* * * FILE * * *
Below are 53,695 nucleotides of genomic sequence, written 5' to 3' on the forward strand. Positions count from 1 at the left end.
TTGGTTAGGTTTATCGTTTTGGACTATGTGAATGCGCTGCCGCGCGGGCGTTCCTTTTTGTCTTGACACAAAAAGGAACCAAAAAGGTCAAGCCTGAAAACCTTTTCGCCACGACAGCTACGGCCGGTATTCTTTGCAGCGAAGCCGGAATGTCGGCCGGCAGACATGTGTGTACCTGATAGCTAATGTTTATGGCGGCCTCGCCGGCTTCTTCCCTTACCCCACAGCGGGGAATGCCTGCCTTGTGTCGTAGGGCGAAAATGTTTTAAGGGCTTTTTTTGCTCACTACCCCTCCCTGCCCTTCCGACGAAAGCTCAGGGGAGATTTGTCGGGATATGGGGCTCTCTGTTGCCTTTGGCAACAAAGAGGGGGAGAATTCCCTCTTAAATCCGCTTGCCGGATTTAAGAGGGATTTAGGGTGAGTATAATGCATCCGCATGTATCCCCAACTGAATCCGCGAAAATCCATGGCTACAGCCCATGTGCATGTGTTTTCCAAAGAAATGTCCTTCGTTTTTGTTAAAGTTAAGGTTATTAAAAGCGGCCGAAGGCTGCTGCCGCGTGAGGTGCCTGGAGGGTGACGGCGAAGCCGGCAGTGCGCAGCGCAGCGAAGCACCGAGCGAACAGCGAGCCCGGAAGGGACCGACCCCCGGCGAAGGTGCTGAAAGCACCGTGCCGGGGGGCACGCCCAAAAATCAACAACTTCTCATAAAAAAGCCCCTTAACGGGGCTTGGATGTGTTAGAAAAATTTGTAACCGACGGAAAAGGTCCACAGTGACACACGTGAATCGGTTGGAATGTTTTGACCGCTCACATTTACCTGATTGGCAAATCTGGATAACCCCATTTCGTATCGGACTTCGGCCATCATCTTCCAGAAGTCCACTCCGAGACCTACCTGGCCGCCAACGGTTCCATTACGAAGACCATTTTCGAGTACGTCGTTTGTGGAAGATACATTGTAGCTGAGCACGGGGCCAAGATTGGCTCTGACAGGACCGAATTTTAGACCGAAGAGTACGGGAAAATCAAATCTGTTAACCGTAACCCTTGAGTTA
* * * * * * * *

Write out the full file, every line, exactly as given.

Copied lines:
Below are 53,695 nucleotides of genomic sequence, written 5' to 3' on the forward strand. Positions count from 1 at the left end.
TTGGTTAGGTTTATCGTTTTGGACTATGTGAATGCGCTGCCGCGCGGGCGTTCCTTTTTGTCTTGACACAAAAAGGAACCAAAAAGGTCAAGCCTGAAAACCTTTTCGCCACGACAGCTACGGCCGGTATTCTTTGCAGCGAAGCCGGAATGTCGGCCGGCAGACATGTGTGTACCTGATAGCTAATGTTTATGGCGGCCTCGCCGGCTTCTTCCCTTACCCCACAGCGGGGAATGCCTGCCTTGTGTCGTAGGGCGAAAATGTTTTAAGGGCTTTTTTTGCTCACTACCCCTCCCTGCCCTTCCGACGAAAGCTCAGGGGAGATTTGTCGGGATATGGGGCTCTCTGTTGCCTTTGGCAACAAAGAGGGGGAGAATTCCCTCTTAAATCCGCTTGCCGGATTTAAGAGGGATTTAGGGTGAGTATAATGCATCCGCATGTATCCCCAACTGAATCCGCGAAAATCCATGGCTACAGCCCATGTGCATGTGTTTTCCAAAGAAATGTCCTTCGTTTTTGTTAAAGTTAAGGTTATTAAAAGCGGCCGAAGGCTGCTGCCGCGTGAGGTGCCTGGAGGGTGACGGCGAAGCCGGCAGTGCGCAGCGCAGCGAAGCACCGAGCGAACAGCGAGCCCGGAAGGGACCGACCCCCGGCGAAGGTGCTGAAAGCACCGTGCCGGGGGGCACGCCCAAAAATCAACAACTTCTCATAAAAAAGCCCCTTAACGGGGCTTGGATGTGTTAGAAAAATTTGTAACCGACGGAAAAGGTCCACAGTGACACACGTGAATCGGTTGGAATGTTTTGACCGCTCACATTTACCTGATTGGCAAATCTGGATAACCCCATTTCGTATCGGACTTCGGCCATCATCTTCCAGAAGTCCACTCCGAGACCTACCTGGCCGCCAACGGTTCCATTACGAAGACCATTTTCGAGTACGTCGTTTGTGGAAGATACATTGTAGCTGAGCACGGGGCCAAGATTGGCTCTGACAGGACCGAATTTTAGACCGAAGAGTACGGGAAAATCAAATCTGTTAACCGTAACCCTTGAGTTA